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Film Review

MINOR PREMISE (2020) review

Neil reviews MINOR PREMISE, a psychological thriller and directorial debut for Eric Schultz. Screened as part of the Fantasia International Film Festival.



Minor Premise (Relic Pictures)


Attempting to surpass his father’s legacy and pressured by an old colleague (Dana Ashbrook of TWIN PEAKS), a reclusive neuroscientist becomes entangled in his own risky experiment. Ethan (Sathya Sridharan) has now locked himself in his home with his ex-girlfriend Allie (Paton Ashbrook) and the two navigate trauma, ambition, and missteps of the past. Diving headfirst into the uncharted equations of the brain, they realize that there is more at stake than just their relationship or Ethan’s reputation. With time quickly running out, he is forced to face off against the darker sides of himself while frantically attempting to solve an enigma that lies within his subconscious.


With cinemas running short on new material, film festivals have become the go-to for die hard fans to digest something fresh. I’m (virtually) attending the Fantasia International Film Festival for the first time in 2020. The festival focuses on genre films from across the spectrum and my first offering was Eric Schultz’s directorial debut, Minor Premise.

The film takes the idea of a psychological thriller and twists it around a broadly science-fiction foundation. A fractured psyche is by no means a new idea. We’ve seen split personalities on the big screen a million times over. But never has a film approached the idea quite as originally as Minor Premise.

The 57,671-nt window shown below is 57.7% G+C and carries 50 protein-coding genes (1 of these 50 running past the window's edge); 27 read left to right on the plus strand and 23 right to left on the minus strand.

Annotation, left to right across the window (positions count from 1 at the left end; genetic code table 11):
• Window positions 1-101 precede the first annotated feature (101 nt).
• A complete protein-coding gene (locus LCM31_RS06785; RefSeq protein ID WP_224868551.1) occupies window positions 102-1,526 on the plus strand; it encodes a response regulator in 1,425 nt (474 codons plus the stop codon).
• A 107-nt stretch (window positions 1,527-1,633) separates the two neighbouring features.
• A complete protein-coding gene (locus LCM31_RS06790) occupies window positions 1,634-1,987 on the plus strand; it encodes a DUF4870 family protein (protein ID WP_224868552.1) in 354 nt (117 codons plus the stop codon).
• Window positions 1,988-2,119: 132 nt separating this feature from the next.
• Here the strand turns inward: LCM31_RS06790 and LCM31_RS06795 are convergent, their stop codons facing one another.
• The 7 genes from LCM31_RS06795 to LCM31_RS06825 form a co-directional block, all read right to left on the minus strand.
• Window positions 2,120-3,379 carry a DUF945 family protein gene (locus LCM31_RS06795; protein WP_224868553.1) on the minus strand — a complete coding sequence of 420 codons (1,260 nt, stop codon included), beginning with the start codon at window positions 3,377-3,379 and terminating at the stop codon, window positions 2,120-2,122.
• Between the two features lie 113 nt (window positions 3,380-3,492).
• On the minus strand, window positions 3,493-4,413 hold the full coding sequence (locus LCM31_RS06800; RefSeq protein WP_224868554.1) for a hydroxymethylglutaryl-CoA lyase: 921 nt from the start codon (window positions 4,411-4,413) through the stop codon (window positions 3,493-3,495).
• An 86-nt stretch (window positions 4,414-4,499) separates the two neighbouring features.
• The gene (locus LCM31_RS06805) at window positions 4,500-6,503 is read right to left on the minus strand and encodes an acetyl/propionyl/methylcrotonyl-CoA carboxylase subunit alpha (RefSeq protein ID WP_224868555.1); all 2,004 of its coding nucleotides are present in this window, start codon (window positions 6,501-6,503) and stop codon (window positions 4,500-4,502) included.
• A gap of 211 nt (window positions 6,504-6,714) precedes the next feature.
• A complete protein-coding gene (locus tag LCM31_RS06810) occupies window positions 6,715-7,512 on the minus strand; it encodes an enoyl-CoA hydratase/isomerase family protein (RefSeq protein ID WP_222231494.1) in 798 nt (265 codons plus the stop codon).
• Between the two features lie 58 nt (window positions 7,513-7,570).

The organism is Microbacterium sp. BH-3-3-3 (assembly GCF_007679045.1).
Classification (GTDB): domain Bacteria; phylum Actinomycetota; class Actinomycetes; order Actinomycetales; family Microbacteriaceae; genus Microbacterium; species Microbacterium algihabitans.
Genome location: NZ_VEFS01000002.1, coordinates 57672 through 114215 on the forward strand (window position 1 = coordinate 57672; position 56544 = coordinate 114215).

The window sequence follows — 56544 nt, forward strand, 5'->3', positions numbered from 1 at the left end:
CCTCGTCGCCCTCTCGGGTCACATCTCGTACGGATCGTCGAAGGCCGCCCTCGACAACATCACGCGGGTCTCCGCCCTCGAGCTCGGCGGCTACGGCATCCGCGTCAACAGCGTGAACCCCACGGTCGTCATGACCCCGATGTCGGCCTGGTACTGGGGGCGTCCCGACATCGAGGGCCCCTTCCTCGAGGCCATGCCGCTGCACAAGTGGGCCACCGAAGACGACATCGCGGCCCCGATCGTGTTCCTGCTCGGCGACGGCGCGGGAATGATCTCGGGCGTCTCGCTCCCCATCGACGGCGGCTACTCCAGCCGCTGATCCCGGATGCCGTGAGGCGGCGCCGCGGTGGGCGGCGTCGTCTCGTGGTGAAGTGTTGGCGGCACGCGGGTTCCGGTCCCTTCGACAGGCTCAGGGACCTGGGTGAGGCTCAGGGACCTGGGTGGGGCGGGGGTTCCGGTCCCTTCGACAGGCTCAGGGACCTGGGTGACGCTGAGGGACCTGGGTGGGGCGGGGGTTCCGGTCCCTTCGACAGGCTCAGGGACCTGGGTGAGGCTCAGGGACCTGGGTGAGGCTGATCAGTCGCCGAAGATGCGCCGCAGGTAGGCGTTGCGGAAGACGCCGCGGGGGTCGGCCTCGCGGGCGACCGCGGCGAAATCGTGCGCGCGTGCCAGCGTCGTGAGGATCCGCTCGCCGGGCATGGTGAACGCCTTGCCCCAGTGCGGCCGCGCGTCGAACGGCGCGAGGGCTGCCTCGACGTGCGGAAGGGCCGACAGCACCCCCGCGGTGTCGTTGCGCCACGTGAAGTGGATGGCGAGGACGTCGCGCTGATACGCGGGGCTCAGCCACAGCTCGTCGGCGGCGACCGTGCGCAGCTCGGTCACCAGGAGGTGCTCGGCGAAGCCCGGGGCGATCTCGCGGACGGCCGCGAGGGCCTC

Ethan (Sathya Sridharan) is a fairly typical character. He lives in the shadow of a brilliant but deceased father. His work goes uncredited in his field. He’s recently suffered a break-up. But placed in this wholly original setting the familiar becomes something entirely new.

Continuing his father’s work, Ethan has used the tech in his basement to separate out the various characteristics in his mind. It’s a simple yet effective plot device to allow Sridharan to portray more than a handful of different characters. As the hours tick by the different centres of the brain take control running the gamut from euphoric all the way through to paranoid.

Locked in the house with him, just to complicate matters, is his ex-girlfriend Allie (Paton Ashbrook). As the 90min+ runtime rolls on the two are able to examine their own relationship with each other as well as with the science of their experiment.

Minor Premise features a well paced script which builds tension as the hours tick by. It starts out rooted in the science. But as time goes by and the desperation to return Ethan’s mind to normal grows things really get angsty. Add in the feeing of claustrophobia which comes from being trapped in one location and Minor Premise makes for compelling viewing.

Clocking in at 94mins, Minor Premise does struggle a little to fill the time. A well constructed first act and dramatic conclusion are separated by a fairly plodding middle as Ethan descends in to madness. It lingers a little too long on setting up the different facets of his personality. But for a directorial debut is still an incredibly inspired watch.

The set design, music and cinematography all perfectly compliment the story. The basement lab is wonderfully murky and bathed in fluorescent light, whilst the rest of Ethan’s house feels a little more warm. Close-up shots are tightly framed and suitably uncomfortable. It all adds up to a satisfying experience which takes the psychological thriller to a new level.


Minor Premise is an exciting but overlong exploration of one man’s scattered psyche.


Minor Premise is directed by Eric Schultz based on a script co-written with Justin Moretto and Thomas Torrey. The film stars Dana Ashbrook, Paton Ashbrook and Sathya Sridharan.

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